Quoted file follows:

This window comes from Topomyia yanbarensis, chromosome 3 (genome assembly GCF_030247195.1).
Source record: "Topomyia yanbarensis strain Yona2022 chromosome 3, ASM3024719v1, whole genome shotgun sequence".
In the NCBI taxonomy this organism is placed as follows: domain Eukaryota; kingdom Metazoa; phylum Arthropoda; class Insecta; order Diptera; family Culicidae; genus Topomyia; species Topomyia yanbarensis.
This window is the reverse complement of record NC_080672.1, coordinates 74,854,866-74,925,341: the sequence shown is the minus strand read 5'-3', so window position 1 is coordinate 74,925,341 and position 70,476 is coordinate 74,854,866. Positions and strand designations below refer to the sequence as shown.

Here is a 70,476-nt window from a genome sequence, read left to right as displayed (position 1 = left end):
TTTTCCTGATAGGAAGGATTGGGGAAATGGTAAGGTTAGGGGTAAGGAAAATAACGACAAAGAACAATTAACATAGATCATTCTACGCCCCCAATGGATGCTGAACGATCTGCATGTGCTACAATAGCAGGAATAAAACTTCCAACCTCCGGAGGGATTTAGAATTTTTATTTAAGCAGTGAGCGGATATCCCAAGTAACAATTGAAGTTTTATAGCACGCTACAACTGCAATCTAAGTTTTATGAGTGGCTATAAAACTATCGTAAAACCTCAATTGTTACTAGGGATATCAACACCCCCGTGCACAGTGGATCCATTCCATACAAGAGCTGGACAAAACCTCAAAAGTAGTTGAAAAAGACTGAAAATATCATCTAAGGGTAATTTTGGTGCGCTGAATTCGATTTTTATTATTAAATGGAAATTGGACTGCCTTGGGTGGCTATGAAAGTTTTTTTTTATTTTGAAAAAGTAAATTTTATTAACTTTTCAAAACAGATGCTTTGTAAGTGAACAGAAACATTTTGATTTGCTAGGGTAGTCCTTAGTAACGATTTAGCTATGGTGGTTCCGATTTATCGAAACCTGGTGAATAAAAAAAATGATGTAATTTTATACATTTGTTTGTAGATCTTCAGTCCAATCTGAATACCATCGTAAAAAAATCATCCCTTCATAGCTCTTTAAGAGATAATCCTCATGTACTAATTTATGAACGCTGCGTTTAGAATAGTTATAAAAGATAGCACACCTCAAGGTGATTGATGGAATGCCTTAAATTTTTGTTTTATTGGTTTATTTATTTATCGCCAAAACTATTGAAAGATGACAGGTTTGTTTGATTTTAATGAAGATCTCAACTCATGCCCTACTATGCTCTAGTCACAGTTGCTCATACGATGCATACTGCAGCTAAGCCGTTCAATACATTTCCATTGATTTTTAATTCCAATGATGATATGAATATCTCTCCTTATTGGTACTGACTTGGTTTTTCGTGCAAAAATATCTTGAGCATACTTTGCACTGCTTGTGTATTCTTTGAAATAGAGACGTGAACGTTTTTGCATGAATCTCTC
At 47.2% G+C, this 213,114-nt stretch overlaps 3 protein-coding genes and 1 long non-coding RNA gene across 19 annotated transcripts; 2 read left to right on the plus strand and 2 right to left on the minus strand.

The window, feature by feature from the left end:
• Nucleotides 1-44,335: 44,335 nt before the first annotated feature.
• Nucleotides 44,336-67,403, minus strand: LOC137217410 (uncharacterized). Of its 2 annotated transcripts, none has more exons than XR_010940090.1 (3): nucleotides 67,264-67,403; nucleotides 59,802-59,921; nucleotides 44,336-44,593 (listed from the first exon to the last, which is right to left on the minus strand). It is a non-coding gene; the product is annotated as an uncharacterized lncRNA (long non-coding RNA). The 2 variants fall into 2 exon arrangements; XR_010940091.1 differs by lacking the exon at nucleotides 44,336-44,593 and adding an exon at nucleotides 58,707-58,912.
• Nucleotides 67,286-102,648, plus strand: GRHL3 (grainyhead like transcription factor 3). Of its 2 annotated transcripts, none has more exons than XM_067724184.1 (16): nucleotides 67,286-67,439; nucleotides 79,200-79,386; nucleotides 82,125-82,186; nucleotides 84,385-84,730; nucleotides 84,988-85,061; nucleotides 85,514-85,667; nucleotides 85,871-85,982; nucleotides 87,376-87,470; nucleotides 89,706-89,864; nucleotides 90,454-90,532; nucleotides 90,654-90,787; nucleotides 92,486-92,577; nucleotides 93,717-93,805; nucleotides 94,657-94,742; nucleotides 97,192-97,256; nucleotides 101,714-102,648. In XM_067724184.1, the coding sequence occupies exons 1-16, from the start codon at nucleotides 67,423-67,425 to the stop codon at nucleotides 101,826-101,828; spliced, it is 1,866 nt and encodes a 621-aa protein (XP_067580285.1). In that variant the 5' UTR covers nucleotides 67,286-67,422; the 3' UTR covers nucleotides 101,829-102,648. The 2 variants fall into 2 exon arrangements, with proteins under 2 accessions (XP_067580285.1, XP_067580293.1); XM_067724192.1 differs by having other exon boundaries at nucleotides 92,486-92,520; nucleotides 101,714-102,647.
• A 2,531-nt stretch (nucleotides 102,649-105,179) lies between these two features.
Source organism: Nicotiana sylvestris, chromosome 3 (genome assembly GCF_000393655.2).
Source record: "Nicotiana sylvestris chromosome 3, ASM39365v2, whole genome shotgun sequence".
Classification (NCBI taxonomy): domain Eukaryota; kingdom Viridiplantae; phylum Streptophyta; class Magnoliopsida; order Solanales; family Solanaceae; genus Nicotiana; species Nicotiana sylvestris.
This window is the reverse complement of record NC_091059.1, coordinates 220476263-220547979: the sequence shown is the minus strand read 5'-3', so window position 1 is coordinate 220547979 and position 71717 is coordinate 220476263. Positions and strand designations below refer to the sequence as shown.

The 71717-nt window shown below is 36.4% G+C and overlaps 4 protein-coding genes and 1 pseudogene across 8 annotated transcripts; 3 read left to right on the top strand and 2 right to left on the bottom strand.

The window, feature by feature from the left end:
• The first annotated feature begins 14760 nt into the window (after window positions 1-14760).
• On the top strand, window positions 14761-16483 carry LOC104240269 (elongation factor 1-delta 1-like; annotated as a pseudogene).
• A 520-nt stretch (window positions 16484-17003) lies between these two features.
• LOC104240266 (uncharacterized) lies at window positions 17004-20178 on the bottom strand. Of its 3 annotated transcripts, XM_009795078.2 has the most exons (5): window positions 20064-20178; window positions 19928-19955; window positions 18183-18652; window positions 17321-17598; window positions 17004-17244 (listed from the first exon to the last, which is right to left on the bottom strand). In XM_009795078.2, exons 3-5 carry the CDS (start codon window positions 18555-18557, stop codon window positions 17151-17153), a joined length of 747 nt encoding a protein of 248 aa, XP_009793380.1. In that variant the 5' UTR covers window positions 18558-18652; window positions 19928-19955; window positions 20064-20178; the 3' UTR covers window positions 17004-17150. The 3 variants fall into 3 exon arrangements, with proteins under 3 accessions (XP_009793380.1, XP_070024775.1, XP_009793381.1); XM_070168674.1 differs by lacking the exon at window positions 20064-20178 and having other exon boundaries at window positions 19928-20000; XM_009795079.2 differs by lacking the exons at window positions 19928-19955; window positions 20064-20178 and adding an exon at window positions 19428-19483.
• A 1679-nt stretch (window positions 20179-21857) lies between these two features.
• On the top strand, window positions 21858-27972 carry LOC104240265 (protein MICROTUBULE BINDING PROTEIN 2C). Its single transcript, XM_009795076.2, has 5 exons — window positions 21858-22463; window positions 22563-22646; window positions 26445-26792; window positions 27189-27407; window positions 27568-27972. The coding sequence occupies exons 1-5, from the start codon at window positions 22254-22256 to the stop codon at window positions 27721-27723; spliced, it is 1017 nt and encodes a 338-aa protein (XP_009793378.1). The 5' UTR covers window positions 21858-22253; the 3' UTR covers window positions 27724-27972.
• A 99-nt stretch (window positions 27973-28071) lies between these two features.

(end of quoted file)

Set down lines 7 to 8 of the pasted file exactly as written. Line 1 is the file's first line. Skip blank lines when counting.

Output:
At 47.2% G+C, this 213,114-nt stretch overlaps 3 protein-coding genes and 1 long non-coding RNA gene across 19 annotated transcripts; 2 read left to right on the plus strand and 2 right to left on the minus strand.

The window, feature by feature from the left end: